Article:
CHICAGO — Illinois Gov. JB Pritzker’s bid to unseat the leader of the Democratic Party is becoming more chaotic by the day.
An Illinois abortion rights group joined the fight ahead of Saturday’s vote by opposing Rep. Robin Kelly, the first black woman to chair the state party, in her bid for a full four-year term. This, in turn, prompted a Cook County official to make racial allegations before stepping down as a co-sponsor for a fundraiser hosted by the group.
“As a black woman, I think of the dog whistles that raised legal questions about becoming the first African American and the first woman to lead the Illinois Democratic Party,” Cook County Commissioner Donna Miller said in a statement Wednesday. “The party is under thriving [Kelly’s] Guide.”
Miller’s comments came after the Congressional Black Caucus PAC entered the debate in support of Kelly, while the Illinois AFL-CIO announced it is backing Pritzker-backed Latina nominee State Rep. Lisa Hernandez.
And in an awkward exchange Tuesday at a joint news conference with the Democratic National Committee, where Pritzker and Kelly stood side-by-side at times, a reporter asked Pritzker how to say Democrats were united when he tried to “kick” Kelly boot”. her post.
The clashes come at an awkward time as the Democratic National Committee is visiting Chicago to assess it as a potential 2024 convention site. And the injection of racial politics complicates matters for Pritzker, who not only is seeking re-election in the fall but is increasingly testing the 2024 presidential waters.
Among those from the Black Caucus who pledged their support for Kelly was Majority Whip James Clyburn of South Carolina, the No. 3 House Democrat known for making the influential decision to vote for Joe Biden in South Carolina’s presidential primary to support 2020. Putting Biden on track for victory on Super Tuesday and beyond.
But one of Pritzker’s allies in his bid to unseat Kelly is House Speaker Emanuel “Chris” Welch, the first African American to serve as speaker in Illinois. And in last year’s party leadership race to fill out the remainder of the previous leader’s term, Pritzker endorsed a black candidate who narrowly lost to Kelly.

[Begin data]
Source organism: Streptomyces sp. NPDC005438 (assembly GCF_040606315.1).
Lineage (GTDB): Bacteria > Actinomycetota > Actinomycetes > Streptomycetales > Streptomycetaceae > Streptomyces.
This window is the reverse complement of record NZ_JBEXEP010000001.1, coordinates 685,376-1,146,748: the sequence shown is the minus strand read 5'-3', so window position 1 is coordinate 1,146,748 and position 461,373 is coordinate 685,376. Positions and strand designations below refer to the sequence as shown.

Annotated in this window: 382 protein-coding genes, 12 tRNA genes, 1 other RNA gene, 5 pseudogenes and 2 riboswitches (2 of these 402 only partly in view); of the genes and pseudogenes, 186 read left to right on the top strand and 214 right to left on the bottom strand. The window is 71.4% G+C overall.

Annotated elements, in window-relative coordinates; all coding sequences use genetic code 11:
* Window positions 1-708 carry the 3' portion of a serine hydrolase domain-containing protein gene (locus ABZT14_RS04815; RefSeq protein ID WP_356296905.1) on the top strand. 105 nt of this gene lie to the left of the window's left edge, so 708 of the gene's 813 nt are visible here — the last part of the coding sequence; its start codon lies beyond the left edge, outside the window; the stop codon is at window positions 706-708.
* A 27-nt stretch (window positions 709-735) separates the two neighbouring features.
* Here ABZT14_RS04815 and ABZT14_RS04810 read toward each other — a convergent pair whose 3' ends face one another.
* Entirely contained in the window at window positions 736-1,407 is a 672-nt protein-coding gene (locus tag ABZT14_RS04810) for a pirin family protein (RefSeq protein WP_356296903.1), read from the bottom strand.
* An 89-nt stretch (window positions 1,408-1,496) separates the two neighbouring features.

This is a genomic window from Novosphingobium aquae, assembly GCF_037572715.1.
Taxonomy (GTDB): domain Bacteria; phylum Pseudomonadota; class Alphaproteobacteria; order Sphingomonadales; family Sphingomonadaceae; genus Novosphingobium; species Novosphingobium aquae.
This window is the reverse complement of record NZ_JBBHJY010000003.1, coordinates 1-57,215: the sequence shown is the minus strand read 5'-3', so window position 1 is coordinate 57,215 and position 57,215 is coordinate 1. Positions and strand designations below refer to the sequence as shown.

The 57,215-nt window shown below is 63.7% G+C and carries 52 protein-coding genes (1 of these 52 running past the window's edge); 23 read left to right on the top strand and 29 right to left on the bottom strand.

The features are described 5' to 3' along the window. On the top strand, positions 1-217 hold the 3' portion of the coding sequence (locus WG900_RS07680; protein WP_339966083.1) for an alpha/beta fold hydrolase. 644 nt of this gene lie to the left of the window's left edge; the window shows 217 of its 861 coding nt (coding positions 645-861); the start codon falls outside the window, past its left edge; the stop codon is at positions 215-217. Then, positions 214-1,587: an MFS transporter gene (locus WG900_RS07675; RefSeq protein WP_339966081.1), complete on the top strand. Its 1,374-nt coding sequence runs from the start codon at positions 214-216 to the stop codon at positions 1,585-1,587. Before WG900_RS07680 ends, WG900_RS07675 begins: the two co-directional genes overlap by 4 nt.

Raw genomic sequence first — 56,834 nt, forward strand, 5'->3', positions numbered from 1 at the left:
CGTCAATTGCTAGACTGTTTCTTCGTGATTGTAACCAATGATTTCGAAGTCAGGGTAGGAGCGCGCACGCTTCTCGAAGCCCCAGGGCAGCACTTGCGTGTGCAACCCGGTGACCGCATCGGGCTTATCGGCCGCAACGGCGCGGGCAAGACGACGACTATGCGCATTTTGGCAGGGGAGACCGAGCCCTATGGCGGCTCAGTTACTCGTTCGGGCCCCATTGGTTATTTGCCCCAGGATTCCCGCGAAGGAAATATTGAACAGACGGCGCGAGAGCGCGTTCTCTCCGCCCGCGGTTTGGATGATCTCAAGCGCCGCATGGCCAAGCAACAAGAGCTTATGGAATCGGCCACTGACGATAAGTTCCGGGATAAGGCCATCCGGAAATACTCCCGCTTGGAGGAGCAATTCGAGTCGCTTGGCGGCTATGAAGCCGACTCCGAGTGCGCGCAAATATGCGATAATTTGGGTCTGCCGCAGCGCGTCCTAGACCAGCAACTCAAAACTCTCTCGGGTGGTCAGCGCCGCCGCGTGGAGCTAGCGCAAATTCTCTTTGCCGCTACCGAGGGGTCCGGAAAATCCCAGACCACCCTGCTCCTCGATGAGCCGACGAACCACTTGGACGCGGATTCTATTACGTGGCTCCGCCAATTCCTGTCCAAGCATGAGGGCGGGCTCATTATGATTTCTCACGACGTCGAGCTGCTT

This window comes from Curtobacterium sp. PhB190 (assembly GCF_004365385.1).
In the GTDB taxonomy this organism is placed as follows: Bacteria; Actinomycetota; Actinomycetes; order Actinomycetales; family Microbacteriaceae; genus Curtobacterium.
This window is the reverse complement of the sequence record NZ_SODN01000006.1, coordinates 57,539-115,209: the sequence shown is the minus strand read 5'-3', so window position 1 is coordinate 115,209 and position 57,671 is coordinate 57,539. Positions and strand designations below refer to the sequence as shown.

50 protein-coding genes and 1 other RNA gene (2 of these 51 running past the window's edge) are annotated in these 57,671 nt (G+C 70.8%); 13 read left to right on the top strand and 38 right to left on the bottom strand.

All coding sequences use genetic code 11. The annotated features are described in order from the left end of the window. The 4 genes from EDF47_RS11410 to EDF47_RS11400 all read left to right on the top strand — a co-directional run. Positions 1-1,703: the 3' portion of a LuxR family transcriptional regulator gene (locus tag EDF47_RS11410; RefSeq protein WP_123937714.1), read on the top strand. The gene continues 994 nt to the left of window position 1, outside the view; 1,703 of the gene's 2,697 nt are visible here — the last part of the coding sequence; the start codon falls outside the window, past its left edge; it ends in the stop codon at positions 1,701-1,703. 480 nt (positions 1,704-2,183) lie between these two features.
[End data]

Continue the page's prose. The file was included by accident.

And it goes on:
On Saturday, the election of the party chair will take place among 34 members of the state central committee. At the Democratic National Committee press conference, Pritzker said the party would remain united regardless of the outcome.
Pritzker has repeatedly said he only opposes Kelly because of the legal restrictions on fundraising that apply to her due to her rare dual roles as federal lawmaker and party leader. Abortion rights group Personal PAC also expressed concern about Kelly’s ability to raise funds, claiming the restrictions could hurt the efforts of Illinois abortion rights advocates, which Miller called a “troubling” allegation.
The Federal Election Commission ruled last year that Kelly can only raise money for federal candidates and that state candidates’ money must be raised by a separate committee that is not subject to its review.
“The fundamental problem with Robin as chair is that she doesn’t raise enough money,” said John Cullerton, former President of the Illinois Senate and a member of the State Central Committee. “The rest is all friendly. It has nothing to do with personality.”
That sentiment hasn’t calmed people like Cook County Commissioner Miller, who accused Personal PAC, an abortion rights group, of using a “dog whistle” when supporting Hernandez against Kelly.
“Personal PAC didn’t raise the same questions about the previous chairman when he was investigated at the federal level and eventually indicted,” Miller said of longtime chairman Mike Madigan, who resigned last year.
In a text message reply, Personal PAC executive director Terry Cosgrove said, “From day one, Personal PAC has been proud to support and stand by the first African American Speaker of the Illinois House.”
https://www.nbcnews.com/politics/politics-news/illinois-democratic-party-chair-fight-turns-ugly-accusations-racism-rcna40373 Illinois Democratic Party leadership battle turns ugly with accusations of racism